A Third of Owners at Championship & League One Clubs Considering Selling Club Despite FFP

August 13, 2013

A new report has indicated that a third of owners at Championship and League One football clubs are considering selling the club despite Financial Fair Play (FFP) coming into effect.

FFP comes into full effect this season and is designed to ensure clubs break even over three-years.

Despite this, prostate a survey which was commissioned by BDO LLP, shows that there is a dependency on owners to bankroll football clubs, which may explain why a third want to sell in the next 12 to 18 months.

Trevor Birch (pictured left) of BDO LLP said: “Intense competition for promotion places has pushed the majority of Championship and League One clubs into the red.

“(This has) created a dependency on principal shareholders bankrolling trading shortfalls.”

The survey spoke to 66 clubs from across the Premier League, the Football League and the Scottish Premiership, with the majority saying they would meet the FFP regulations this season.

The survey also highlights that only 30% of finance directors would describe their club finances as ‘very healthy.’

Birch added: “The initial signs suggest that clubs are taking the new requirements seriously and beginning to adapt their behaviour in the way the football authorities intended, which is encouraging.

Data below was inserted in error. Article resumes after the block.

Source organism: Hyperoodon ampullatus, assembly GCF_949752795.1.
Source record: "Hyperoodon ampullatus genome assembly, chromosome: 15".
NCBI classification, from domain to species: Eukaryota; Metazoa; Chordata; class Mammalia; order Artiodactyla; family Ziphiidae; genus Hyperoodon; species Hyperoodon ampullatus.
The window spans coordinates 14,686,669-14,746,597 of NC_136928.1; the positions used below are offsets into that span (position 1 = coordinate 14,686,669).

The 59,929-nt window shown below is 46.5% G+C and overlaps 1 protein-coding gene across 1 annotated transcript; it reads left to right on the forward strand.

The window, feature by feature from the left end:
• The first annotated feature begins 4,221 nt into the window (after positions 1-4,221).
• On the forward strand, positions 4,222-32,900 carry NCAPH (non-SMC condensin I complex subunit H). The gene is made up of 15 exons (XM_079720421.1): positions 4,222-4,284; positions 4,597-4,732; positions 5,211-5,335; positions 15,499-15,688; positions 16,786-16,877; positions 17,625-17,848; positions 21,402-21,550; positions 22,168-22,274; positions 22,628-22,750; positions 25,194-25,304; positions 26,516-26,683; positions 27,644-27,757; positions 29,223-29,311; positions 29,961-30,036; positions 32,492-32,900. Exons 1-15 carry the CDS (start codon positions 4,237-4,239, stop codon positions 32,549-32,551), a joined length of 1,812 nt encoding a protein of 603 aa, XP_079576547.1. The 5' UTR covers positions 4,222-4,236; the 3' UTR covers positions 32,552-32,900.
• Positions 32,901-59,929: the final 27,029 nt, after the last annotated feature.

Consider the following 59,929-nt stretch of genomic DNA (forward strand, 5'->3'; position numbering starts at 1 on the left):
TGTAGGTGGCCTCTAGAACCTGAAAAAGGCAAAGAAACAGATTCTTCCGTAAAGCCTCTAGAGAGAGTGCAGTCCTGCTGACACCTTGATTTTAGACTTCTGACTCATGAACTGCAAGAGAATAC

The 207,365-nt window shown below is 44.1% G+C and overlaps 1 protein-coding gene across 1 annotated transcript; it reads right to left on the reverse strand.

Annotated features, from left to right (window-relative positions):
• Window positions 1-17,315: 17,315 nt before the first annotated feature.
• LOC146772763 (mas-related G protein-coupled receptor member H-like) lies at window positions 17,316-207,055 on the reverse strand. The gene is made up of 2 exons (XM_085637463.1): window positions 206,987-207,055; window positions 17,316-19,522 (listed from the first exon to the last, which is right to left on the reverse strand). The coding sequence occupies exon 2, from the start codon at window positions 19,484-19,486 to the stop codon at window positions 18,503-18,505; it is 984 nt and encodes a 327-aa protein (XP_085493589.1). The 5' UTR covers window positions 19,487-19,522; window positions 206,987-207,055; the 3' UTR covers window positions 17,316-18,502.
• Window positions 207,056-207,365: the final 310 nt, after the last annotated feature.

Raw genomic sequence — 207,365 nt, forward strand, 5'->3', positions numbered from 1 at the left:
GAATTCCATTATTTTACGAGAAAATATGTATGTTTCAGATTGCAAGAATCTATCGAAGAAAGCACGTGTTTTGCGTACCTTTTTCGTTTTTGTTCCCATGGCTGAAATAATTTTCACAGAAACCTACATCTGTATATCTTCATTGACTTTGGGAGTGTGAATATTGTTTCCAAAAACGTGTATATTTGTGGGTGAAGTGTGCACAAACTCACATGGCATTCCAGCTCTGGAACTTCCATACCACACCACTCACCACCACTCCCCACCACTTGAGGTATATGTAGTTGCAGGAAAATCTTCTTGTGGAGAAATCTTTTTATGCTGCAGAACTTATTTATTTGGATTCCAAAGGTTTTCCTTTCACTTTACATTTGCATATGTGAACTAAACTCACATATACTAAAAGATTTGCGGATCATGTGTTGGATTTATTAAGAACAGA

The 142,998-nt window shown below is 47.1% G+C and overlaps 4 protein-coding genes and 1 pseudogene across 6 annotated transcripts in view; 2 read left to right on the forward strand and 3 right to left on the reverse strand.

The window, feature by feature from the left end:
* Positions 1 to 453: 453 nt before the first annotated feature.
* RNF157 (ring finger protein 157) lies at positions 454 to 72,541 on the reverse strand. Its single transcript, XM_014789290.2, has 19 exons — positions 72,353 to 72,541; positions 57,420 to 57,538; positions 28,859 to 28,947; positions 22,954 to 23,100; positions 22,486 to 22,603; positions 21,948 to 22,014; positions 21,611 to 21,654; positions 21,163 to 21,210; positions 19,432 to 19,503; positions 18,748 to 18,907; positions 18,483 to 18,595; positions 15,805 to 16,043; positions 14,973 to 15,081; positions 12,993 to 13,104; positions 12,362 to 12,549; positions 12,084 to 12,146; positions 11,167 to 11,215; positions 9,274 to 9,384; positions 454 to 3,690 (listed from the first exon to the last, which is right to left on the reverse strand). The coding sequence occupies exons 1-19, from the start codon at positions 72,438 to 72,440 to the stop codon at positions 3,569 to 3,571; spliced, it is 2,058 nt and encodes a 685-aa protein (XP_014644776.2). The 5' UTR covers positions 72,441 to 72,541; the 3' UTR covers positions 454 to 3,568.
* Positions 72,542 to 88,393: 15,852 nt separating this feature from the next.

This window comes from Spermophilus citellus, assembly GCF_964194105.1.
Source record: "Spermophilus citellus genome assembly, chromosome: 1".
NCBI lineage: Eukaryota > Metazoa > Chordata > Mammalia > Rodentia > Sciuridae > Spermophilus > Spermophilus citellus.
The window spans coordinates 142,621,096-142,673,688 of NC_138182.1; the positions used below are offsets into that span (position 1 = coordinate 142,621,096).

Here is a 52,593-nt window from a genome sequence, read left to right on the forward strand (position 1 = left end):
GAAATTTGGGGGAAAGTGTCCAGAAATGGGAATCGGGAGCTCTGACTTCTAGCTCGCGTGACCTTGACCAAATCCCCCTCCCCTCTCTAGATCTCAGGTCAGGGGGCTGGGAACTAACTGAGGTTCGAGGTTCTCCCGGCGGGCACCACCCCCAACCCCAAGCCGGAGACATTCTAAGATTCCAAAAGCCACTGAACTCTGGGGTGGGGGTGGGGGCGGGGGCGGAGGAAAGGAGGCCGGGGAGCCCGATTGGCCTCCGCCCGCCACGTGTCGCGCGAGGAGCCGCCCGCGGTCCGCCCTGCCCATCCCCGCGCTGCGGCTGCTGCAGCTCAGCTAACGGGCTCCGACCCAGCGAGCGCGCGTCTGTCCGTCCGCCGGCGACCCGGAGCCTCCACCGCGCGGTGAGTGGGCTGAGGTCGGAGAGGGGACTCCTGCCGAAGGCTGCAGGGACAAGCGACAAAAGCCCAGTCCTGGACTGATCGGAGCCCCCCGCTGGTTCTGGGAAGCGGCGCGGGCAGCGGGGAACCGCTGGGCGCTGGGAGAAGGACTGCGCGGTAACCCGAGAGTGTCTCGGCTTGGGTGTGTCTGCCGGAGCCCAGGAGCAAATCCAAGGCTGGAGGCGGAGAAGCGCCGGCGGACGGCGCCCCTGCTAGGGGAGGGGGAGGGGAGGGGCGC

“Though many would prefer the sport to find its own sustainable financial equilibrium, the pressure on clubs and their owners for success has not allowed this to happen.

“This is why it is important for the FFP regulations to be embraced, not just in letter, but in spirit.”

FFP regulations vary from league to league, but the Premier League guidelines allow clubs to make losses of £37.5m ($58m) over a three-year period.

Daniel Geey, lawyer at Field Fisher Waterhouse and football law expert told iSportconnect: “Clubs are usually categorised as win maximisers rather than profit maximisers, their incentive is not (usually) to make profits for their owners but to achieve on field sporting success.

“Thus normal market forces have specific negative externalities in the sporting setting. This is because bankruptcy and subsequent administration (or worse liquidation) has significant detrimental effects for a club at the centre of its community and as a valuable social institution, such as Portsmouth and especially Coventry City now.

“If over-indebtedness and continued loss-making leave the possibility of bankruptcy for clubs, then UEFA, the PL and FL would argue that they have a responsibility to ensure clubs become more self-sustaining which in turn promotes better financial management which secures the long term futures of clubs who may otherwise continue to live beyond their means.”

BDO LLP oversaw the administration and sale of Portsmouth and is working with Hearts and Dunfermline in Scotland.